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Johann Sebastian BACH (1685-1750)
Sinfonia from Cantata “Ich hette viel Bekümmernbis” BWV 21 [3:04]
Concerto in C minor BWV 1060 [13:2]
Adagio from Easter Oratorio BWV 249 [3:23]
Concerto in A major BWV 1055 [13:58]
Alessandro MARCELLO (1669-1747)/ Johann Sebastian BACH
Concerto in D minor [10:41]
Johann Sebastian BACH
Sinfonia from Cantata “Weinen, Klagen, Sorgen, Zagen” BWV 12 [2:47]
Concerto in D minor BWV 1059 [11:57]
Heinz Holliger (oboe, oboe d’amore)
Camerata Bern/Erich Höbarth (violin)
rec. December 2010, Radiostudio Zürich
ECM NEW SERIES 2229 [59:13]

Experience Classicsonline



Having recently had the pleasure of reviewing Alexei Ogrintchouk’s BIS recording of J.S. Bach’s concertante works with oboe (see review) which inevitably overlaps with a few BWV numbers, I was intrigued to find out if veteran performer Heinz Holliger would provide different insights into similar repertoire.

In the end there isn’t a huge amount to choose between the two in terms of interpretation when it comes to the concerti. Ogrintchouk’s Swedish Chamber Orchestra is generally leaner and more intimate sounding, his solo lines a little more clipped than Holliger’s, though both create an equally expressive line. This is true even where tempi differ considerably, Holliger’s Adagio from BWV 1060 coming in at a brisk 4:49 against Ogrintchouk’s more expansive 5:30. I don’t find Holliger and the Camerata Bern overly hasty, and indeed their greater forward momentum gives the movement quite a graceful dance feel, the slowness in the rate of bars per minute, rather than beats. Ogrintchouk is swifter and more exciting in the final movement here, but I remain unperturbed by Holliger’s sense of proportion and don’t really find myself preferring one over the other. BWV 1055 is another meeting place where we find Ogrintchouk overtaking Holliger in the outer movements, and the latter gaining ground in the slow central movement. Ogrintchouk’s oboe d’amore has a more hollow and distinctive sound colour; Holliger’s sounding more just like a big oboe. I like Holliger’s treatment of ornamentation and sense of playfulness in this concerto, giving plenty of improvisatory interest to the lines in the Larghetto for instance, where Ogrintchouk is more reserved and semplice. The programme finishes with the Concerto in D minor, BWV 1059 reconstructed from cantatas BWV 35 and 156, for which the BIS booklet cites Arnold Mehl and Edition Kunzelmann. The ECM booklet also goes into some detail about the provenance and various alternative versions of the reconstruction, but both recordings show no substantial differences and are performed to the highest standards.

This ECM programme also brings in two different Sinfonia movements, as well as giving us the Adagio from the Easter Oratorio BWV 249 also programmed with BIS. The Sinfonia from Ich hette viel Bekümmernbis BWV 21 is a marvellously expressive opening which sells you on the rest of the disc from the outset, the interaction between the oboe and Erich Höbarth’s solo violin creating a rich carpet of sound into which we can sink with grateful luxury. The Sinfonia from Weinen, Klagen, Sorgen, Zagen BWV 12 is a similarly gorgeous moment, and each of these creates a lovely break in the series of concerti. Bach arranged the Concerto in D minor by Alessandro Marcello for harpsichord, which became his BWV 974. I’m not sure quite where Bach comes into this return to the original oboe solo though I’ve kept the credit in as given on the CD, but it still makes for a superbly expressive vehicle for Holliger, who clearly relishes the central Adagio.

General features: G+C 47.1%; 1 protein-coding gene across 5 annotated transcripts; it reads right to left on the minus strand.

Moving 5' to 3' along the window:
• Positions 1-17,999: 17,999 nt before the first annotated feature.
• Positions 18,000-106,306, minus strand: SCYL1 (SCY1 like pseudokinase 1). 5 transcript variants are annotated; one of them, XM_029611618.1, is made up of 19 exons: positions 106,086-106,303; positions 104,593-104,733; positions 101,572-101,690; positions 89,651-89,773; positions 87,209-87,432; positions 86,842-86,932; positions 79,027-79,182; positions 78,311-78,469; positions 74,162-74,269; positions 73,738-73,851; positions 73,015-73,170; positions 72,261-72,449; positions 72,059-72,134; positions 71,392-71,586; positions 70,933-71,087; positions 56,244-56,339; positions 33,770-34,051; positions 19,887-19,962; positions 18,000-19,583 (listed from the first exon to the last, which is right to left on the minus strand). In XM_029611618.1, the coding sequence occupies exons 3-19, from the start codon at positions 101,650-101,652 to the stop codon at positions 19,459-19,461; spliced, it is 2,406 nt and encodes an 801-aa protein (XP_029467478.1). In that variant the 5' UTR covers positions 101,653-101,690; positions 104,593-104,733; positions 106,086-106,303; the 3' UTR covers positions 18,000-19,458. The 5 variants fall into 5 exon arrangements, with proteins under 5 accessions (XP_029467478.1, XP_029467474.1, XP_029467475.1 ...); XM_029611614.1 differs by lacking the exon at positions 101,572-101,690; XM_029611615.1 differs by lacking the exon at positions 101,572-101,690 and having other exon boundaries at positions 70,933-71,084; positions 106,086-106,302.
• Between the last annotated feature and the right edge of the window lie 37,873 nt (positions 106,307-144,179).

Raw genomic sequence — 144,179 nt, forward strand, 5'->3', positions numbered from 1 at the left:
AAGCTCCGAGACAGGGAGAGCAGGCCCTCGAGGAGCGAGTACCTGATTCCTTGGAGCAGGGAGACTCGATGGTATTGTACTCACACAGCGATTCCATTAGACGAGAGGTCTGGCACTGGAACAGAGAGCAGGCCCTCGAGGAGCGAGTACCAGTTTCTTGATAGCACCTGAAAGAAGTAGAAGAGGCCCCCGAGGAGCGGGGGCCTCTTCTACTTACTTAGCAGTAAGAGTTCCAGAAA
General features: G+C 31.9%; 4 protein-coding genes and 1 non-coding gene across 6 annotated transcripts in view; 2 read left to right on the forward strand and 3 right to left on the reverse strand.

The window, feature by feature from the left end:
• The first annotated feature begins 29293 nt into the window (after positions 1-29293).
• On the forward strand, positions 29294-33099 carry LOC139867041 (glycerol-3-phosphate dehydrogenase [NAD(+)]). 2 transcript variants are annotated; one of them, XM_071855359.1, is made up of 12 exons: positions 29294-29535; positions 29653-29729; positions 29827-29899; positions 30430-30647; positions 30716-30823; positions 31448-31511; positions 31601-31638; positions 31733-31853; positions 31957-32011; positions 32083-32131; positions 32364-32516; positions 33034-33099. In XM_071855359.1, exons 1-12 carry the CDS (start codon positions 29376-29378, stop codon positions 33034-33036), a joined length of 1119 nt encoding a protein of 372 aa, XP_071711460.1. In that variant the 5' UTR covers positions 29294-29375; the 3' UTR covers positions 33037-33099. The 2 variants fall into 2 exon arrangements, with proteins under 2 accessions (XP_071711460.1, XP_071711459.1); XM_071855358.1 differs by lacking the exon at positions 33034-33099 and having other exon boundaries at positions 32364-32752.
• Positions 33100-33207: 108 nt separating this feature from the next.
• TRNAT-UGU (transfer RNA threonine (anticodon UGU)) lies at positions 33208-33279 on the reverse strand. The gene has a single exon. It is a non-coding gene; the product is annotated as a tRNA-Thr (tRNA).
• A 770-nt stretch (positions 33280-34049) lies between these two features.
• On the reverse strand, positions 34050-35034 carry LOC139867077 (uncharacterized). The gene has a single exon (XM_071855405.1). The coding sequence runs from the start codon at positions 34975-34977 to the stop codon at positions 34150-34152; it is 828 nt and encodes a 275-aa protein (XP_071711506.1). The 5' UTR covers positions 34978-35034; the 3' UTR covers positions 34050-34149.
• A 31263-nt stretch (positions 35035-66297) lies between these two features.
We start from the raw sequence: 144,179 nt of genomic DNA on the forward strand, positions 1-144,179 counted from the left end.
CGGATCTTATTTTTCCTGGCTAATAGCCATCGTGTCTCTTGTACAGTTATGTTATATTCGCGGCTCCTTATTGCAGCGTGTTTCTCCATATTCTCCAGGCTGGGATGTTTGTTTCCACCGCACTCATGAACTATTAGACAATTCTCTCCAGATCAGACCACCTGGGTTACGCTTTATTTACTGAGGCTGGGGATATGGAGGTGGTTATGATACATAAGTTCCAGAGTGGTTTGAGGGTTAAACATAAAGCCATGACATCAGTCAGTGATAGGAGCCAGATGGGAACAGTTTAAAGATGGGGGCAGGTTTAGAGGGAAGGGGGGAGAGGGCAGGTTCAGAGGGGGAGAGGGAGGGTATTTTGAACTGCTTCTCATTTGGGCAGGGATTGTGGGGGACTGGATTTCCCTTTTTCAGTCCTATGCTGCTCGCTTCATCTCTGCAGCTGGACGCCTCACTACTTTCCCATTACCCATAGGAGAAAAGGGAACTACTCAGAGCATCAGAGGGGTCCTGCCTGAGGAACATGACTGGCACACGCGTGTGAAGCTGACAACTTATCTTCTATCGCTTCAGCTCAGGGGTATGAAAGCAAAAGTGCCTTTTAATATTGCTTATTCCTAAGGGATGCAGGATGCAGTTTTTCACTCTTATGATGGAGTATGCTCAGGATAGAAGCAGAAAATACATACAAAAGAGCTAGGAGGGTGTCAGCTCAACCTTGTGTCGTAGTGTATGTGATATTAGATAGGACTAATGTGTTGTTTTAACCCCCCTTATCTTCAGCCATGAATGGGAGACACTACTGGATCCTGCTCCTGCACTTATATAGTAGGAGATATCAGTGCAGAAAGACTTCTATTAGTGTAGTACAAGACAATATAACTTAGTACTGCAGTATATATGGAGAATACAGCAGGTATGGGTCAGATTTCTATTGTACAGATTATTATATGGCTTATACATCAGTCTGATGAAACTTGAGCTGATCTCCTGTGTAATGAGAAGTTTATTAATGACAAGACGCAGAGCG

There is a funny effect on the recording which, given the location, I can only put down to an artefact of artificial reverb. The instruments at first appear to be in some kind of vast churchy chamber, but when you listen more carefully it is as if they are being shadowed by a hollow and mysterious ghost orchestra, with especially the mid-lower instruments casting a kind of acoustic shadow which bears no relation to any genuine space I could imagine. This is not unpleasant, but once you become aware of it the effect can become a little distracting. The ultimate result is that this ECM disc is a richer pudding than the BIS recording, despite its SACD benefits. With such a confluence of repertoire the choice should be almost entirely one between performances, but here I have greater trouble differentiating. I love both Alexei Ogrintchouk’s and Heinz Holliger’s mellifluous sound, and both are equally expressive in their own ways. Ogrintchouk’s fast concerto movements are swifter and more immediately exciting, but Holliger’s have plenty of bounce as well, and his more compact slow movements are compelling where Ogrintchouk’s almost risk becoming a bit static. Both accompanying orchestras are light and authentic sounding, with nicely played harpsichord continuo, for which the ECM balance has marginally the greater sparkle.

What to do? In the end, I find myself coming down on the side of ECM, but only just. Despite the rather ‘loud pedal’ acoustic effect there are one or two more uber-Bach goose-bump moments, and I do love those Sinfonias. Holliger and the Camerata Bern are a tad lighter in terms of the mood created on the whole, so ECM also wins on the ‘fun factor’ scale if that is of any intrinsic value or interest. Despite being shorter in duration, the more interesting programming also gives you the feeling of having had a more substantial musical feast by the end, and makes me feel I’m more likely to play it again.

Dominy Clements

 

 

 

 

 

 

 

 

 

 

 

 

 

 

 

 

 

 

 

 

 

 

 

 

 

 

 

 

 

 

 

 

 

 

 

 

 

 

 

 

 

 

 

 

 

 

 

 

 

 

 

 

 


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